Feedback from clinical staff has been very positive. The central kitting solution means that Operating Department Practitioners and nurses don’t have to leave the theatre area throughout the daily list. This releases valuable clinical time and improves patient safety as staff can focus on patient care.
“Before theatre kitting was centralised, clinical staff would spend an average of at least one hour per day per theatre preparing materials for operations. Whilst we cannot put an accurate figure against the clinical time saved, it’s made a huge difference to theatre staff.”
Helen Torode, Clinical Team Leader, explains:
“It saves a lot of time in the afternoons when you are running a busy list. It’s much easier now; instead of having to free someone up to prepare materials, we just need to get the kits from down the corridor."
Prior to implementation, materials were gathered by a member of the clinical team, often the newest and most inexperienced theatre support worker, based on surgeon’s preference cards. Some of these cards were handwritten and did not include product codes and provided no indication of where to find the required items.
Patient Level Costing
Prior to the implementation of the central kitting solution there was a lack of visibility of what was actually being used for each procedure. With the new solution in place CUH accurately records the cost of the individual operation against the patient number without taking up clinical time.
Inventory Management and Reporting
Claiming for Tariff-Excluded Items
“With RFID tagging in place, we no longer solely rely on clinical staff to record the use of tariff excluded items and have therefore been able to claim a higher proportion of the costs back. As more of these products get tagged with RFID we are expecting our reporting to improve even further, saving valuable resources for the Trust.”
Preparting for GS1 Compliance
Implementing unique product identification serves as a step towards preparing for Department of Health regulatory compliance. This mandates every NHS Acute Trusts to adopt GS1 standards for areas ranging from patient identification and product recalls, through to medical records management and procurement by 2019/20.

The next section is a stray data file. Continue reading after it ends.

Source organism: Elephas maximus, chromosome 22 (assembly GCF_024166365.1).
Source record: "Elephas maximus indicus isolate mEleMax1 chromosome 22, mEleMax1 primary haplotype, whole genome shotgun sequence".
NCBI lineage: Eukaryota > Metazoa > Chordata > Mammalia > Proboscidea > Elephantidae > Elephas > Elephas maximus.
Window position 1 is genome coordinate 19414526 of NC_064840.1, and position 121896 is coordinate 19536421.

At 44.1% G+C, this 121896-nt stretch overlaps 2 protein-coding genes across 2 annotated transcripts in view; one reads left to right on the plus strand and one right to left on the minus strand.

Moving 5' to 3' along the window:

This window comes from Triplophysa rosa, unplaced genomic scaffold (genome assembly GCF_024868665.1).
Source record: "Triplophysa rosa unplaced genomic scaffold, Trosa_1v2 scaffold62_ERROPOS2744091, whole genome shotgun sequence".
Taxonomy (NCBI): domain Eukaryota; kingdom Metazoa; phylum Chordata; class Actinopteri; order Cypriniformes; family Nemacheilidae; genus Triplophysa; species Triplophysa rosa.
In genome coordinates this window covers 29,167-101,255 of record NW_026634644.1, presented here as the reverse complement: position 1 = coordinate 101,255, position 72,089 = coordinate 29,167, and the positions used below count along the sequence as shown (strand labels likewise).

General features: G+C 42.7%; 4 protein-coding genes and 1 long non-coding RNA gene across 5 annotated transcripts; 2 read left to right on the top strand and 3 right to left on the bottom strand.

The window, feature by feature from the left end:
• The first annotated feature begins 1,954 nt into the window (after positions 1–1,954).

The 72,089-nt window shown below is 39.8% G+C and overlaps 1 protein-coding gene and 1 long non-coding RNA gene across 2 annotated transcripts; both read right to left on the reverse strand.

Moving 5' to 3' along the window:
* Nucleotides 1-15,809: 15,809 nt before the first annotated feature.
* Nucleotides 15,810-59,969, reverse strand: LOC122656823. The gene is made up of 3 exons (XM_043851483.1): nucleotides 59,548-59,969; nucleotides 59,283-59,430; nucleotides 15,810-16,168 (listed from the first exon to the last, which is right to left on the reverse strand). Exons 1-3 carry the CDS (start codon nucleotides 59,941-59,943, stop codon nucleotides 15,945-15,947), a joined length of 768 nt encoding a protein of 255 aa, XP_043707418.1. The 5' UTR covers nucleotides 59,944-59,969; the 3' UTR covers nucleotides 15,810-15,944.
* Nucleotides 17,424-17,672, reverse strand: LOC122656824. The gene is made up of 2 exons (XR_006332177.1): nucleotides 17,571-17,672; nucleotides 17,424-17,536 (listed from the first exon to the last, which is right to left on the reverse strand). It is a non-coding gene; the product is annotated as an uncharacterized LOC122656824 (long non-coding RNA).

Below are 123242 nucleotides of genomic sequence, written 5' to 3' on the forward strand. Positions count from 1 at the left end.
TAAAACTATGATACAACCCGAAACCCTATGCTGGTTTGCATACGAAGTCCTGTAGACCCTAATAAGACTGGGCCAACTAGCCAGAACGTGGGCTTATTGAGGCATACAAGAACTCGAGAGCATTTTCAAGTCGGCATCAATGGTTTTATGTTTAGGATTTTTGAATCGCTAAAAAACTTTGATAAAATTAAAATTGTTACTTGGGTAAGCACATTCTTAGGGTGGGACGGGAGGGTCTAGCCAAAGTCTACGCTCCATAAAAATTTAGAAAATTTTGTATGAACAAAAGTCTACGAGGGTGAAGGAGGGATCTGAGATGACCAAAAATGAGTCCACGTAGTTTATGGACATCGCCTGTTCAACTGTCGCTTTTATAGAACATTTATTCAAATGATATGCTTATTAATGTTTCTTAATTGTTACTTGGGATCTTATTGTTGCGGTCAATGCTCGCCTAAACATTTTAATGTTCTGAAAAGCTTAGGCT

Theatre kitting processes are now used for all of CUH’s 35 theatres. A total of 200 different kits are provided for 12 different specialities, including neurology, cardiology, urology and gynaecology.
But Phil and his team continue to fine-tune the theatre kitting processes to maximise benefits. Phil explains:
“For some kits we have had a 100% return rate for particular items over a period of time. So we feel confident that these can be removed from future kits to save time and make the process even slicker.”
The kitting team collects accurate data on how often they top up each of the theatre local stores. This allows them to prove which stock items haven’t been replenished and show where no or little stock has been used from the local stores. This allows CUH to continually modify top-up levels freeing up capital and space by eliminating unnecessary inventory.
Phil is very aware that CUH have only just started to make use of the potential benefits that utilising RFID technology can bring:
“We currently only track items by programming stock item IDs onto the tags we affix. With the introduction of GS1 standards we will be able to track specific implants down to a serial number to create a completely passive process for matching implants to patients which would be considered the gold standard in terms of patient safety.”
Limited resources in terms of workforce currently restrict the range of procedures the central store kits for and the local items they tag. There are plans to expand into other areas such as Cardiology and Interventional Radiology. Phil:
“This would help increase the level of accuracy we have in capturing tariff-excluded devices thus reducing the financial risk to the trust of not claiming all of the income we are entitled to.”